COWEN: If we think about mergers and acquisitions, one of the standard results in the empirical finance literature is that acquiring firms do fairly poorly. That is, acquisitions don’t seem to pay off. Yet, of course, acquisitions persist.
You’ve done M&A work in your life. How do you think about this process? If it doesn’t pay off, is it about empire building? Is it about winner’s curse?
Do you somehow not trust the data? You would challenge the interpretation of the result? Or how good are acquisitions for the acquiring firm? And what goes wrong?
LEVINE: I wouldn’t challenge the data. It’s a similar story to active management in some ways. The fact that M&A is bad doesn’t mean that your merger will be bad, right?
This in fact directly relates to something I’ve been discussing this week: that even in a completely randomized social science experiment, there are likely to be unmeasured variables that interact with the thing you’re trying to measure. So, while you can be confident in the average or net effect of the causal treatment, it may not apply — even directionally — to a given individual case.
So, you can take Levine to be making a cynical point about our ability to delude ourselves. (Like when he says “People want to do stuff.”) Or, you can take him to be making a point that average effects are just that. That’s how I read him when he says:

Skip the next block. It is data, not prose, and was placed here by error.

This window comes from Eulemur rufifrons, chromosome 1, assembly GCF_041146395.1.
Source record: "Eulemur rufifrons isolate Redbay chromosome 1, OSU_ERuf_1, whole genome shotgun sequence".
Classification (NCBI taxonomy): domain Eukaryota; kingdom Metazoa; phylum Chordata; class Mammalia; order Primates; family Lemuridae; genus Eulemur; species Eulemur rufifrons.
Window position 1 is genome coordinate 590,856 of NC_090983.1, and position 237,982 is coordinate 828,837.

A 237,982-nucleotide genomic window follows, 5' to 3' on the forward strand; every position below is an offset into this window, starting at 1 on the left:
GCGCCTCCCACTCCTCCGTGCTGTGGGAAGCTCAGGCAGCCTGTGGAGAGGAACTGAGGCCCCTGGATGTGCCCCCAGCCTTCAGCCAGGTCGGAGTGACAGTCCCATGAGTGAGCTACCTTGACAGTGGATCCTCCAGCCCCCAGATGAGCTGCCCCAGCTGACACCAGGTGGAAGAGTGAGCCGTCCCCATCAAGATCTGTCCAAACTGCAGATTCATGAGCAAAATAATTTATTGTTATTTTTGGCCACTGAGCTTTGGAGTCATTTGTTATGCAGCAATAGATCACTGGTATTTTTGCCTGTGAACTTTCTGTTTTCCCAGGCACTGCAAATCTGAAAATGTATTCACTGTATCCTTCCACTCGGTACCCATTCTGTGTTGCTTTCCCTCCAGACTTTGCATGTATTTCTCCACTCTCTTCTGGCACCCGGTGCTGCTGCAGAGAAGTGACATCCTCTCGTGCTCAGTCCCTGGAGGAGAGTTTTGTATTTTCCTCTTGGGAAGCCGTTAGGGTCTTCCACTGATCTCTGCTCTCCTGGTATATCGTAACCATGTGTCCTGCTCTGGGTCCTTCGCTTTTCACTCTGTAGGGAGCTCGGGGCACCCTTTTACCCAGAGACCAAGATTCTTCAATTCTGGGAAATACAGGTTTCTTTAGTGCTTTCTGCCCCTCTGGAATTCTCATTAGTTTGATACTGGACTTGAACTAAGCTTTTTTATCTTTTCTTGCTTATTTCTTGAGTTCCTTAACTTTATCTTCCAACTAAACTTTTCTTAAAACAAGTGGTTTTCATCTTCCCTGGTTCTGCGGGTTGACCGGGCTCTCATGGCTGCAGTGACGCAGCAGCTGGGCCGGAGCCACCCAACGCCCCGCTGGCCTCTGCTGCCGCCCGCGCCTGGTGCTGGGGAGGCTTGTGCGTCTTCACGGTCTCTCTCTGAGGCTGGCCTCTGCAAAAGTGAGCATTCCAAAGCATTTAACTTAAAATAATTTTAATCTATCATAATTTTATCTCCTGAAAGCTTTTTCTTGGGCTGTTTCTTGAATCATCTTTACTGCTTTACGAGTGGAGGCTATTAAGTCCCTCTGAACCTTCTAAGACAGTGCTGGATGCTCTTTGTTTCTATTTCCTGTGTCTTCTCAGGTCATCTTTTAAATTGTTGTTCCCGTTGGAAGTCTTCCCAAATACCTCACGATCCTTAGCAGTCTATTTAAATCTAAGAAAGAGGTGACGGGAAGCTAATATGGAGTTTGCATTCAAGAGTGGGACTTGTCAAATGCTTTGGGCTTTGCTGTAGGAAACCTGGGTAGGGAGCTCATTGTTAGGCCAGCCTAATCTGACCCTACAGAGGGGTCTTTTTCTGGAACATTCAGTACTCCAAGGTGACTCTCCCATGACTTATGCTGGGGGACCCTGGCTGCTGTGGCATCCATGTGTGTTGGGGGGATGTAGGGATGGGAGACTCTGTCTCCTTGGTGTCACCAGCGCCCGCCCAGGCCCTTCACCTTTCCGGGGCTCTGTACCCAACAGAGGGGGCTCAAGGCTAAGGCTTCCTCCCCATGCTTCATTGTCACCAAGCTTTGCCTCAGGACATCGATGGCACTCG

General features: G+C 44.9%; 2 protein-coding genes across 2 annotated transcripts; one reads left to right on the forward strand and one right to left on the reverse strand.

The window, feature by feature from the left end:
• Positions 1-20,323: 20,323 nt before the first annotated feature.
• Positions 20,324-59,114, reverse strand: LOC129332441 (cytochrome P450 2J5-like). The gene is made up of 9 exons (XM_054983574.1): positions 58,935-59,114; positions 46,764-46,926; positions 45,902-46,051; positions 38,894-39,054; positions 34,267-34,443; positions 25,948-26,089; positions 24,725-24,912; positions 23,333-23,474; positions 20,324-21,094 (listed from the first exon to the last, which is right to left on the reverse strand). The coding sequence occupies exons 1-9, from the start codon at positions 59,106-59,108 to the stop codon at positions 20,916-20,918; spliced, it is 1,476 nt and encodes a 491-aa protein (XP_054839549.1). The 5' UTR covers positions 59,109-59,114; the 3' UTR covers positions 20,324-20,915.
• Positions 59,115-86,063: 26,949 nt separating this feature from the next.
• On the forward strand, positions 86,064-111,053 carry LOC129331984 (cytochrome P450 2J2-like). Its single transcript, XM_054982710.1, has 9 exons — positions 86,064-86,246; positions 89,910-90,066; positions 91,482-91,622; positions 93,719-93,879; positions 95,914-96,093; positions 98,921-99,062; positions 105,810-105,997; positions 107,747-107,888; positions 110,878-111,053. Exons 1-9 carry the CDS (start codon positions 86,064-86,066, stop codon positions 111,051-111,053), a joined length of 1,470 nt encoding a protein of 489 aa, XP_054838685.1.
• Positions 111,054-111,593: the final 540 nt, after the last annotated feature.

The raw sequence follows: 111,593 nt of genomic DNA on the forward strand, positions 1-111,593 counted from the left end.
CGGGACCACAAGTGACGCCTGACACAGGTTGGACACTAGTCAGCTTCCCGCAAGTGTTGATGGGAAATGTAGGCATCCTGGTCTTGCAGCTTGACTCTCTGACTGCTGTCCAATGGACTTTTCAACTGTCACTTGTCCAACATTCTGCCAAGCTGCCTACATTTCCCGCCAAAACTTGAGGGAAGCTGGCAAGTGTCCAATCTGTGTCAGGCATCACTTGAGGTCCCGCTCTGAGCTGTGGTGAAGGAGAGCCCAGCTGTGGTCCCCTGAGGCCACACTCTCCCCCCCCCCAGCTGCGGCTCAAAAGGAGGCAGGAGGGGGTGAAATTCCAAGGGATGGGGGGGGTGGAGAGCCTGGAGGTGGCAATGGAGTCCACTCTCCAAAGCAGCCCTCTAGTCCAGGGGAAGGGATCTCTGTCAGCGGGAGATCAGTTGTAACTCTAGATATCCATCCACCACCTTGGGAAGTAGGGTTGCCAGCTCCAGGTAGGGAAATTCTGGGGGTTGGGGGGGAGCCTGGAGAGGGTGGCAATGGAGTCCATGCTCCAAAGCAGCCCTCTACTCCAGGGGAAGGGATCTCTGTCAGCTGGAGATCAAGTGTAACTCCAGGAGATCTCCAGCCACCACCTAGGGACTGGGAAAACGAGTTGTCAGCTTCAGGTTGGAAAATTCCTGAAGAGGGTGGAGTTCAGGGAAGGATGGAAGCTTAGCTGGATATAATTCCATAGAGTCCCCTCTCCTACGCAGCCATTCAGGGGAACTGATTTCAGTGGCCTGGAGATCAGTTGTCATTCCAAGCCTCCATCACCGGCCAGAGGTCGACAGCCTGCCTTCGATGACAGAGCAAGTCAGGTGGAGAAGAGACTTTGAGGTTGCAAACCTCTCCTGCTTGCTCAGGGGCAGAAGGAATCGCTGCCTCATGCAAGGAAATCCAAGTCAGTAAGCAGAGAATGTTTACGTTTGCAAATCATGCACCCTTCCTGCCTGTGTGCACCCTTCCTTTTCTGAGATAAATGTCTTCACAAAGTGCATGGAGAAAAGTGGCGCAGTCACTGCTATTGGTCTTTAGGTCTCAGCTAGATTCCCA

The data is not overwhelming that all mergers are bad. The data is like, on average, they’re a little bad. So you say, “Here are the reasons why we are better.” Everyone can say that, and 49 percent of them will be right.
The point is that you could run a randomized experiment with a control in which you get one group of companies to go through with a merger, and another group not to. And even if your randomization worked, and both groups were actually similar across every possible dimension of interest (itself unlikely), there still might be causally important unmeasured variables. So, what if the entire causal model was: mergers make companies worse off, except if the CEO of the acquirer was previously an M&A lawyer, in which case it makes the acquirer better off. Assume that the study does not capture acquiring CEO background at this level of detail, and that the majority of acquisitions are by companies whose CEO was not previously an M&A lawyer.
In that case, the interaction between CEO background and mergers will go unnoticed. The main effect will still be valuable — especially for policymakers and others whose business is mostly about average and net effects — but for an individual CEO considering whether to acquire a company who is familiar with the data, the question remains: what unmeasured interaction variables might there be that could apply to me?
Confounding by unmeasured Patient Variable X Treatment Variable interactions remains a possibility.
So, what then compels an individual to accept a social science finding in the context of their own decision? Even if they’re convinced that the main causal result is true on average, what’s to keep them from coming up with some plausible unmeasured interaction that applies to them and renders the result inapplicable?